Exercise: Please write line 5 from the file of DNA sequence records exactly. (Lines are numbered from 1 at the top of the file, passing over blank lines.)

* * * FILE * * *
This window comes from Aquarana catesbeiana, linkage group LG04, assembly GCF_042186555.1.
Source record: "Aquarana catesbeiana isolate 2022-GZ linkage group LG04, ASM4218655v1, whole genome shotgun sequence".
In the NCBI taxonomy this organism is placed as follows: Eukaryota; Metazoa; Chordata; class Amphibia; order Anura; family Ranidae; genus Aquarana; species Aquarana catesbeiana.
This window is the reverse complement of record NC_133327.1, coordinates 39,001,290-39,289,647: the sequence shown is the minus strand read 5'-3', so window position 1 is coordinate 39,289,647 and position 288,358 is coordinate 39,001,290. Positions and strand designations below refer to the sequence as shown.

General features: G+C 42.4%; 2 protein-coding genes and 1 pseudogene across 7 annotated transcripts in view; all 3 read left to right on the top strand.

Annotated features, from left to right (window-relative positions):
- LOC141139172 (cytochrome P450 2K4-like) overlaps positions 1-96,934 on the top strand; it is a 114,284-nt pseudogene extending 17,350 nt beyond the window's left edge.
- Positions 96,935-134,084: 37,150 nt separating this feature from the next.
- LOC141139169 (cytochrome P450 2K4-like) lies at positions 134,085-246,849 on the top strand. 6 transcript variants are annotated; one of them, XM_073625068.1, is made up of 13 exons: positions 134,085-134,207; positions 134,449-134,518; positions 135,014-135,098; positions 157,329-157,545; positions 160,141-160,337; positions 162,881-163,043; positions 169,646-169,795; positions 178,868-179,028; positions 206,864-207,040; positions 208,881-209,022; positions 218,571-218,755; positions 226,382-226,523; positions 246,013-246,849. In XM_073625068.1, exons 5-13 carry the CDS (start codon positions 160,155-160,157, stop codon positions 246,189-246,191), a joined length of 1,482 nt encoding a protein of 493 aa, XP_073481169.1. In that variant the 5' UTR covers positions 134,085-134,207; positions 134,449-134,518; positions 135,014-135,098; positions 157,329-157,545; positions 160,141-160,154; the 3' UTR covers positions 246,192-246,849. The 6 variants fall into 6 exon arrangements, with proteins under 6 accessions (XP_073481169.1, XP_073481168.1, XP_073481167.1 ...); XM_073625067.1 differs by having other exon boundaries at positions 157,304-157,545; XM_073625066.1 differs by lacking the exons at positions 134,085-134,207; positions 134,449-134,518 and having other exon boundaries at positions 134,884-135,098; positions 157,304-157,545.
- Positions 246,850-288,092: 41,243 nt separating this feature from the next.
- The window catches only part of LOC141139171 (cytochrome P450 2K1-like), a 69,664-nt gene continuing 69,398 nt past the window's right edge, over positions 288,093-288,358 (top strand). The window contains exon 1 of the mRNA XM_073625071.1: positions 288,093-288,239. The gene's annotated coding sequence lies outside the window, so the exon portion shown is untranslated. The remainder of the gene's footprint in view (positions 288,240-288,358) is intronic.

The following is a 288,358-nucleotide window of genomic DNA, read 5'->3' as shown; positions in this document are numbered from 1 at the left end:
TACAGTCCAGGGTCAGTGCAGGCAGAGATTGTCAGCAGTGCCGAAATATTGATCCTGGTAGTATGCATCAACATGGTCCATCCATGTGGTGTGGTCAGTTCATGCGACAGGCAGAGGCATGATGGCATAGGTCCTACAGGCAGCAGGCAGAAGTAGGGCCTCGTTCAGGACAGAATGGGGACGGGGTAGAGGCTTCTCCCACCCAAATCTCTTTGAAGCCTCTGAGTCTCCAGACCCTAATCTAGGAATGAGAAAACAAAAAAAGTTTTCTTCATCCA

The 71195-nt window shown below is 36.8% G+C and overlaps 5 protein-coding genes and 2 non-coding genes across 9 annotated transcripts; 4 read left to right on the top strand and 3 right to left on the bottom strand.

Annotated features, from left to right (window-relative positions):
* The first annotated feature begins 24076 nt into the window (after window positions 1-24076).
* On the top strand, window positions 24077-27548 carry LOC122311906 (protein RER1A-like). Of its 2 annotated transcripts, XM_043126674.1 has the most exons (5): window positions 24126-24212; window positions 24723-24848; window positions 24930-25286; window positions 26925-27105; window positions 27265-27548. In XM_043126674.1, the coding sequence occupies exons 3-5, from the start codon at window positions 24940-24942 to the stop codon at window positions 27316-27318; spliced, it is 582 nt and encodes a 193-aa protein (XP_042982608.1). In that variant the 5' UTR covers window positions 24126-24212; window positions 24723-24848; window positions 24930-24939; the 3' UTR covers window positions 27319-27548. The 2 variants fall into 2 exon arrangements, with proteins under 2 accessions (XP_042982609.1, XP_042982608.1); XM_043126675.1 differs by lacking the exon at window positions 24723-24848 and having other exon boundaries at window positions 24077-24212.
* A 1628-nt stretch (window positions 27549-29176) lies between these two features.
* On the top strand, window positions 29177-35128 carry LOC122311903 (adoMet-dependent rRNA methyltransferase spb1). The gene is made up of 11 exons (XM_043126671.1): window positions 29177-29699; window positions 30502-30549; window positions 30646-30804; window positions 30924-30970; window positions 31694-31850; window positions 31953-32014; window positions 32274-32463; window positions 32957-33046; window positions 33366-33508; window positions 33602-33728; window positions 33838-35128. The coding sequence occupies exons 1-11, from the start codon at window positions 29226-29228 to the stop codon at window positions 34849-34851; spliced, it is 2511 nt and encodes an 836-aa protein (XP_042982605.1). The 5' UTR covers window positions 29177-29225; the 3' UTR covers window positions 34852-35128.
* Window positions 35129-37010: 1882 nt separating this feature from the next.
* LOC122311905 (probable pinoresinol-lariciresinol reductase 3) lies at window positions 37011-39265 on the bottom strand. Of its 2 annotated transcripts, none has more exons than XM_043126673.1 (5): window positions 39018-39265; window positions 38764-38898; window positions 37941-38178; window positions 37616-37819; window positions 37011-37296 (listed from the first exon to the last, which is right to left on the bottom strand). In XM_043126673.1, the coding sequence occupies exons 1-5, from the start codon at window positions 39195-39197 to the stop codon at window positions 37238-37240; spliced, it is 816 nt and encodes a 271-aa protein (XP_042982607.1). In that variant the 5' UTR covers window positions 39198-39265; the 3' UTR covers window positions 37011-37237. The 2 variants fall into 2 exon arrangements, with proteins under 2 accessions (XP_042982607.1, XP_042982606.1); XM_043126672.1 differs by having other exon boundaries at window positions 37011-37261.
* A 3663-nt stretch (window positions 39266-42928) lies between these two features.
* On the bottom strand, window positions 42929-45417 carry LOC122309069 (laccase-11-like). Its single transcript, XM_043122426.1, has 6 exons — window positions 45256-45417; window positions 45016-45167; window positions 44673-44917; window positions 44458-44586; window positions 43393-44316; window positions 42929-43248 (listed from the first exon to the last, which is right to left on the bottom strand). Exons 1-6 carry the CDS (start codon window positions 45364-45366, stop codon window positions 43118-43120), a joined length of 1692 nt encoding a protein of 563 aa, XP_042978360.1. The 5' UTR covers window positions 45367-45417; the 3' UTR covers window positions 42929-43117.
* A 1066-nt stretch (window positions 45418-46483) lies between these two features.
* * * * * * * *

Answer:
General features: G+C 42.4%; 2 protein-coding genes and 1 pseudogene across 7 annotated transcripts in view; all 3 read left to right on the top strand.